apply to this final rule because no requirement to collect information 
is imposed.

Regulatory Flexibility Act

    It is hereby certified that this regulation will not have a 
significant economic impact on a substantial number of small entities. 
The establishment of a viticultural area is neither an endorsement nor 
approval by ATF of the quality of wine produced in the area, but rather 
an identification of an area that is distinct from surrounding areas. 
ATF believes that the establishment of viticultural areas merely allows 
wineries to more accurately describe the origin of their wines to 
consumers, and helps consumers identify the wines they purchase. Thus, 
any benefit derived from the use of a viticultural area name is the 
result of the proprietor's own efforts and consumer acceptance of wines 
from a particular area. No new requirements are imposed. Accordingly, a 
regulatory flexibility analysis is not required.

Executive Order 12866

    It has been determined that this regulation is not a significant 
regulatory action as defined in Executive Order 12866. Accordingly, 
this final rule is not subject to the analysis required by this 
Executive Order.

Drafting Information

    The principal author of this document is David W. Brokaw, 
Regulations Branch, Bureau of Alcohol, Tobacco and Firearms.

List of Subjects in 27 CFR Part 9

    Administrative practices and procedures, Consumer protection,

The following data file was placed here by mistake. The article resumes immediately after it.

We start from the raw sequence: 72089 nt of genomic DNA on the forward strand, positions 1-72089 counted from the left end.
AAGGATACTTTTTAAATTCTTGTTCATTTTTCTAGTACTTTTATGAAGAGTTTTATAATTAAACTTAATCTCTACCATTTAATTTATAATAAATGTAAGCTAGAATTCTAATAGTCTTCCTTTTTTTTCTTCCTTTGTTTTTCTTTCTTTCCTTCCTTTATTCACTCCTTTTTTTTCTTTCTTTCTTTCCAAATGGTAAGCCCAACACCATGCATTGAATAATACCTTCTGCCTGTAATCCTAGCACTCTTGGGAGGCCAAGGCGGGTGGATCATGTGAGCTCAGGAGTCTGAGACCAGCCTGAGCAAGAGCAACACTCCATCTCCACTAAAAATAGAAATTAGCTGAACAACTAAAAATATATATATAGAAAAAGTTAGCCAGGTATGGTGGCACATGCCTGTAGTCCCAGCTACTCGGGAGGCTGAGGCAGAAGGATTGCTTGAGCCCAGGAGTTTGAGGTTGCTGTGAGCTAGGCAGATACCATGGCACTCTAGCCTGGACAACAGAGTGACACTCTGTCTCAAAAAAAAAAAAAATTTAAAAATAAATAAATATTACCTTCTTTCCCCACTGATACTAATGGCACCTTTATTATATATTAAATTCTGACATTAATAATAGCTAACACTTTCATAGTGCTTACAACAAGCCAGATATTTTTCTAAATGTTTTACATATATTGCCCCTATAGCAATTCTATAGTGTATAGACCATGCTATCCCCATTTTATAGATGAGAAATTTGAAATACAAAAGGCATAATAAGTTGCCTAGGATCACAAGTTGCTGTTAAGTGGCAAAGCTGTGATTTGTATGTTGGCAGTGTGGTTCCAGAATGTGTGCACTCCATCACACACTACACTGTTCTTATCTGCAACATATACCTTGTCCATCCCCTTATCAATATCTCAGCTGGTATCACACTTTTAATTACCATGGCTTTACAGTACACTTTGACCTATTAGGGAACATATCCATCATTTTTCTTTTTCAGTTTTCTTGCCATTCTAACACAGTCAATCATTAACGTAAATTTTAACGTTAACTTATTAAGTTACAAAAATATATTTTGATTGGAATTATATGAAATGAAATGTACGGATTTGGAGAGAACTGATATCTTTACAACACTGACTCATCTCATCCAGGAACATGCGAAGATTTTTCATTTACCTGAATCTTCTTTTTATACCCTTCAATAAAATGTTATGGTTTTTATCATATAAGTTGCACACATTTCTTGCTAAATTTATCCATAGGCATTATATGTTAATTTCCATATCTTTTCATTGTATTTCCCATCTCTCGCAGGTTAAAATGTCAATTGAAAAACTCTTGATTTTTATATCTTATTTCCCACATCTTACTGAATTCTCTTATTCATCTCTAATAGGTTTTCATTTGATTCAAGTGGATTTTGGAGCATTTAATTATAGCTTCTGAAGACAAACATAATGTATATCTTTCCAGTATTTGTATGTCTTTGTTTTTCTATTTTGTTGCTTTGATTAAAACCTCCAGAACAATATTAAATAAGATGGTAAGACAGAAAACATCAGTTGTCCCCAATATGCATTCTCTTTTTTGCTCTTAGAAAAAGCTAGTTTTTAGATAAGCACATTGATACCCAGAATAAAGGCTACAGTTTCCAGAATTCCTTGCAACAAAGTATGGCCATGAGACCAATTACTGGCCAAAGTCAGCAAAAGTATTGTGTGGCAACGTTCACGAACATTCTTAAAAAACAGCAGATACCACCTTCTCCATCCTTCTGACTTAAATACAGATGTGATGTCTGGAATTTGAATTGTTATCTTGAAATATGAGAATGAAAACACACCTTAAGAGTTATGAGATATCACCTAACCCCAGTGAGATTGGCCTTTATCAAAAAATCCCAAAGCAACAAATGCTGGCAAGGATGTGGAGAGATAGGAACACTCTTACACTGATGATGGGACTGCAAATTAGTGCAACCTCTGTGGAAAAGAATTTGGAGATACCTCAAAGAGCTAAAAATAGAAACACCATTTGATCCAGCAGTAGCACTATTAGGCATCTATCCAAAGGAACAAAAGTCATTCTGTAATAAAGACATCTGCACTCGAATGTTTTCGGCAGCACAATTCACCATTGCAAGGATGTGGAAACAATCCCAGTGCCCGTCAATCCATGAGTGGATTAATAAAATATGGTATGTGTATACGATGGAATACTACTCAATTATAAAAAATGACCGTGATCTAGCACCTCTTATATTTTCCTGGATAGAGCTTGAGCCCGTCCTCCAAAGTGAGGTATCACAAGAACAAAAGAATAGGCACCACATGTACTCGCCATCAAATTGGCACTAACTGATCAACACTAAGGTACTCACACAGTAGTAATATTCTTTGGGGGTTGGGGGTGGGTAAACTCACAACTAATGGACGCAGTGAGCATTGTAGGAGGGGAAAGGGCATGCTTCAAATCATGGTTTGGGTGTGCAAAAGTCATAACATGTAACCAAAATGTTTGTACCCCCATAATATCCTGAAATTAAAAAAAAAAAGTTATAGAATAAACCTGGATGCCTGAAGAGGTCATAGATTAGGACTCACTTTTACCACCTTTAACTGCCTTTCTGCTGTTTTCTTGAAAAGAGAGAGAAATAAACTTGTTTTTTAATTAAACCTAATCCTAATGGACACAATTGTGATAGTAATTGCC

Viticultural areas, and Wine.

Authority and Issuance

    Title 27, Code of Federal Regulations, part 9, American 
Viticultural Areas, is amended as follows:

[[Page 33853]]


    Paragraph 1. The authority citation for part 9 continues to read as 

    Authority: 27 U.S.C. 205.

Subpart C--Approved American Viticultural Areas

    Par. 2. Subpart C is amended by adding Sec. 9.156 to read as 

Sec. 9.156  Diablo Grande.

    (a) Name. The name of the viticultural area described in this 
section is ``Diablo Grande''.
    (b) Approved maps. The appropriate maps for determining the 
boundary of the Diablo Grande viticultural area are the following four 
U.S.G.S. Quadrangle 7.5 Minute Series (Topographic) maps. They are 
    (1) Patterson Quadrangle, California--Stanislaus Co., 1953 
(Photorevised 1971, Photoinspected 1978);
    (2) Copper Mtn. Quadrangle, California--Stanislaus Co., 1953 (Field 
Check 1956, Aerial Photo 1971);
    (3) Wilcox Ridge, California--Stanislaus Co., 1956 (Photorevised 
    (4) Orestimba Peak, California--Stanislaus Co., 1955 (Photorevised 
    (c) Boundary. The Diablo Grande viticultural area is located in the 
western foothills of Stanislaus County, California. The beginning point 
is at Reservoir Spillway 780 in section 8, Township 6 South, Range 7 
East (T. 6S., R. 7E.) on the Patterson Quadrangle U.S.G.S. map.
    (1) Then proceed northwest to Salt Grass Springs to the point where 
the 1000 foot contour line crosses the northern section line of section 
9, T. 6S., R. 6E., on the Copper Mtn., Quadrangle U.S.G.S. map.
    (2) Then proceed due south past Copper Mountain in section 16, T. 
6S., R. 6E., to Mikes Peak in section 4, T. 7S., R. 6E., on the Wilcox 
Ridge Quadrangle U.S.G.S. map.
    (3) Then proceed due west to Oristimba Creek in section 6, T. 7S., 
R. 6E.
    (4) Then proceed following Orestimba Creek south/southeast and then 
east/northeast to the point where Orestimba Creek meets Bench Mark #340 
in section 28, T. 7S., R. 7E., on the Orestimba Peak Quadrangle 
U.S.G.S. map.
    (5) Then proceed northwest to the point of beginning at Reservoir 
Spillway 780 in section 8, T. 6S., R. 7E.

    Signed: May 11, 1998.

John W. Magaw,
    Approved: May 29, 1998.
John P. Simpson,
Deputy Assistant Secretary (Regulatory, Tariff and Trade Enforcement).
[FR Doc. 98-16502 Filed 6-19-98; 8:45 am]